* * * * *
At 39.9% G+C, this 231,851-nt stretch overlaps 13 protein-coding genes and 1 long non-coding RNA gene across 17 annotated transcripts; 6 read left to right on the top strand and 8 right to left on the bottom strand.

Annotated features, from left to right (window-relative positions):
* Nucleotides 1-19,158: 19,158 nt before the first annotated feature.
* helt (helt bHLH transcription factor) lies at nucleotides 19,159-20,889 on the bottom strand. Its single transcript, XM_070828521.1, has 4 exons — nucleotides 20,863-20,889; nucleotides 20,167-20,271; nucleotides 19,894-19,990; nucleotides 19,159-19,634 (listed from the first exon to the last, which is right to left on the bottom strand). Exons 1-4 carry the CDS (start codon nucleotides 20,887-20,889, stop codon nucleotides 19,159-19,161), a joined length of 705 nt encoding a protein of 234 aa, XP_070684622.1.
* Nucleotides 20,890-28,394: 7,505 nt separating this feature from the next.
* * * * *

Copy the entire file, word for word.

At 39.9% G+C, this 231,851-nt stretch overlaps 13 protein-coding genes and 1 long non-coding RNA gene across 17 annotated transcripts; 6 read left to right on the top strand and 8 right to left on the bottom strand.

Annotated features, from left to right (window-relative positions):
* Nucleotides 1-19,158: 19,158 nt before the first annotated feature.
* helt (helt bHLH transcription factor) lies at nucleotides 19,159-20,889 on the bottom strand. Its single transcript, XM_070828521.1, has 4 exons — nucleotides 20,863-20,889; nucleotides 20,167-20,271; nucleotides 19,894-19,990; nucleotides 19,159-19,634 (listed from the first exon to the last, which is right to left on the bottom strand). Exons 1-4 carry the CDS (start codon nucleotides 20,887-20,889, stop codon nucleotides 19,159-19,161), a joined length of 705 nt encoding a protein of 234 aa, XP_070684622.1.
* Nucleotides 20,890-28,394: 7,505 nt separating this feature from the next.